Days after the Turkish Prime Minister promised change towards religious minorities, ethnic Pontians from Russia and Hellas were met with a reminder that change doesn’t happen overnight. A heroic group of roughly 500 Hellenes, including the Thessaloniki Gov. Panayotis Psomyadis and Russian Parliamentarian Ivan Savidis, were denied the right to light candles and pray outside the former ethnic Pontian Sumela Monastery. As seen below, Museum Director, Nilgun Yilmazer, prevented the group from continuing their ceremony.
The Director informed the group that it was apparently against the law to perform a ‘religious ceremony’ outside a museum in Turkey. The group of ethnic Pontian Hellenes was later forbidden from entering the nearby town center. In response to the incident, Turkish Parliament Speaker Mehmet Ali Sahin had the following remarks, “It is forbidden to perform religious rites in these places even if the place belongs to Muslims. We cannot accept non-Muslim residents of Turkey or tourists misusing these places. Everybody has to obey the rules of the country they are visiting. It is not suitable for a civilized person to push the limits here."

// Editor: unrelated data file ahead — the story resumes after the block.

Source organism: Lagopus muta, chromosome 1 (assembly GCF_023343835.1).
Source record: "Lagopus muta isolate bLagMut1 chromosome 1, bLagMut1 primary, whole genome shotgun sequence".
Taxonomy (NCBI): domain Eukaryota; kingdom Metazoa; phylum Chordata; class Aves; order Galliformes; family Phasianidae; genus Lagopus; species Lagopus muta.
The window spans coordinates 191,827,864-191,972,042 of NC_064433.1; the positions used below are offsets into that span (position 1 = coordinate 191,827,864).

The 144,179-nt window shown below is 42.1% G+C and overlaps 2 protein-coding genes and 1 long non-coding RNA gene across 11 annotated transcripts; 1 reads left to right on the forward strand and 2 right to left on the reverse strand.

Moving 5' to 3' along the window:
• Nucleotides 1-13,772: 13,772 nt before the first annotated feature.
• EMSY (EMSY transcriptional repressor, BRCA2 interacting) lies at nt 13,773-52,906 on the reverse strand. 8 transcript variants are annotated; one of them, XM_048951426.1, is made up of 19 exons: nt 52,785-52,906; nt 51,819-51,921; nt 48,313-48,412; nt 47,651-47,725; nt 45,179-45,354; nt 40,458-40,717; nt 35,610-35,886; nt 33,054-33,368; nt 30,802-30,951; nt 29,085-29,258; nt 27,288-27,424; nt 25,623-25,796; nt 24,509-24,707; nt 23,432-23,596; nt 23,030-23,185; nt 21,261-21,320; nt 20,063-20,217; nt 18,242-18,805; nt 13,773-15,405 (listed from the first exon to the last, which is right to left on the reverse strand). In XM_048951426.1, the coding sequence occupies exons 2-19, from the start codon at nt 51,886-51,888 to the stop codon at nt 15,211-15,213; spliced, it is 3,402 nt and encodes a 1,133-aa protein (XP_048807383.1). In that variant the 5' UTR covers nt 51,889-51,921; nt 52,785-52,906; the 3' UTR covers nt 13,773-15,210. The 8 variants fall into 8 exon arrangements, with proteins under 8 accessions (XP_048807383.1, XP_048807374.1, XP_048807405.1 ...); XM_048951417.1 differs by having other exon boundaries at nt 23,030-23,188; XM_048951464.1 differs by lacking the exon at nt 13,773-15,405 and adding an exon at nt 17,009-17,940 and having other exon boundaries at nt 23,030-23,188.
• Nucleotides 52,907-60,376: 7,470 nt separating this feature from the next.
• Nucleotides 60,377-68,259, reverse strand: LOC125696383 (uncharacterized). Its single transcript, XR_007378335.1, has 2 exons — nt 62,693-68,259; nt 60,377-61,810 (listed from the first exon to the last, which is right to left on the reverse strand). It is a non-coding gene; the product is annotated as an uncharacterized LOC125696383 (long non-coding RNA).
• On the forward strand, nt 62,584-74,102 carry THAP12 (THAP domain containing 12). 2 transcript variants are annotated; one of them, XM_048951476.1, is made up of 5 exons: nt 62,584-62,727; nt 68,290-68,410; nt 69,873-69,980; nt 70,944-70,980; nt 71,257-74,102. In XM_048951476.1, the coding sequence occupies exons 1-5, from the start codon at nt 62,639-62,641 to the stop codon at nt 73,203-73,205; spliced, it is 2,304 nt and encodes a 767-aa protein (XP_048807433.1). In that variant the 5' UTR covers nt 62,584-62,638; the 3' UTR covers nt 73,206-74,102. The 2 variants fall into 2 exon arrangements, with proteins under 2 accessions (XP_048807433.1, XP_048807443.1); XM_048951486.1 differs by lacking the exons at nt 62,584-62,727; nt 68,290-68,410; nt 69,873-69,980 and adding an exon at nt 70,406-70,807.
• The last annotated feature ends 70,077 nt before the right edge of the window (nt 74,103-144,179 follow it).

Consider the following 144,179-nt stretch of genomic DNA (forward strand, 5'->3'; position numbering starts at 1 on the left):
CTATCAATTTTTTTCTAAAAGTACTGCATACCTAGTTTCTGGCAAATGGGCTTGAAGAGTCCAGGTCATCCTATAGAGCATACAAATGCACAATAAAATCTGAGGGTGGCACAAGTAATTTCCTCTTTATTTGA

Mr. Speaker I’m pleased to hear that this law which bans religious rites at locations such as the former Sumela Monastery is not biased and also agree with you that everyone should and must obey the laws of the country in which they are visiting. However, in the wake of Prime Minister Erdogan’s surprise meeting with indigenous religious leaders. How are ethnic Hellenes with Turkish Citizenship suppose to feel ‘loved and respected’ when their religious centers inside their own country are closed to them? How are they supposed to feel safe when their spiritual and ethnic brothers and sisters are unwelcomed? If Prime Minister Erdogan and his administration were serious about turning over a new leaf, they should consider re-opening the Sumela Monastery to Orthodox Christians.
Trabzon official takes wind out of tourists' rites
Monday, August 17, 2009
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